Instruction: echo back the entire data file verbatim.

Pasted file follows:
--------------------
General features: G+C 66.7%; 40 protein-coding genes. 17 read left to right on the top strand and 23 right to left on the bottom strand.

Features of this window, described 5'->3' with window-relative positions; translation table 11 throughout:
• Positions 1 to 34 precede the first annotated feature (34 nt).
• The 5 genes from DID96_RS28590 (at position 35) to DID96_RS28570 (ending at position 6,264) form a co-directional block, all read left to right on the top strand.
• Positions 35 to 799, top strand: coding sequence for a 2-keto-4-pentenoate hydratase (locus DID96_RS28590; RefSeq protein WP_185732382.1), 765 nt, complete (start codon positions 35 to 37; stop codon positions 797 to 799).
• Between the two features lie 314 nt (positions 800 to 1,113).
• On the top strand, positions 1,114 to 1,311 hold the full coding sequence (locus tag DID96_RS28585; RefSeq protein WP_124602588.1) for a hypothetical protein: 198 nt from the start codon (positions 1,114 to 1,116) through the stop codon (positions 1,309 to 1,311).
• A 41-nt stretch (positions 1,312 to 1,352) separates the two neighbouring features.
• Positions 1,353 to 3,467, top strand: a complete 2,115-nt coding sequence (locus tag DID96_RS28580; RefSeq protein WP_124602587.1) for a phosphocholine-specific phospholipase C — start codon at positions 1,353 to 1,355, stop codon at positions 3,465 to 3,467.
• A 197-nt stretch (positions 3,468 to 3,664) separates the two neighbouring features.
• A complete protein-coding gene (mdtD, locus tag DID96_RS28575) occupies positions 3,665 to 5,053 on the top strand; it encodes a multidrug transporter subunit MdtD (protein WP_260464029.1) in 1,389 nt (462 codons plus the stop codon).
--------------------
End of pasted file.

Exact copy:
General features: G+C 66.7%; 40 protein-coding genes. 17 read left to right on the top strand and 23 right to left on the bottom strand.

Features of this window, described 5'->3' with window-relative positions; translation table 11 throughout:
• Positions 1 to 34 precede the first annotated feature (34 nt).
• The 5 genes from DID96_RS28590 (at position 35) to DID96_RS28570 (ending at position 6,264) form a co-directional block, all read left to right on the top strand.
• Positions 35 to 799, top strand: coding sequence for a 2-keto-4-pentenoate hydratase (locus DID96_RS28590; RefSeq protein WP_185732382.1), 765 nt, complete (start codon positions 35 to 37; stop codon positions 797 to 799).
• Between the two features lie 314 nt (positions 800 to 1,113).
• On the top strand, positions 1,114 to 1,311 hold the full coding sequence (locus tag DID96_RS28585; RefSeq protein WP_124602588.1) for a hypothetical protein: 198 nt from the start codon (positions 1,114 to 1,116) through the stop codon (positions 1,309 to 1,311).
• A 41-nt stretch (positions 1,312 to 1,352) separates the two neighbouring features.
• Positions 1,353 to 3,467, top strand: a complete 2,115-nt coding sequence (locus tag DID96_RS28580; RefSeq protein WP_124602587.1) for a phosphocholine-specific phospholipase C — start codon at positions 1,353 to 1,355, stop codon at positions 3,465 to 3,467.
• A 197-nt stretch (positions 3,468 to 3,664) separates the two neighbouring features.
• A complete protein-coding gene (mdtD, locus tag DID96_RS28575) occupies positions 3,665 to 5,053 on the top strand; it encodes a multidrug transporter subunit MdtD (protein WP_260464029.1) in 1,389 nt (462 codons plus the stop codon).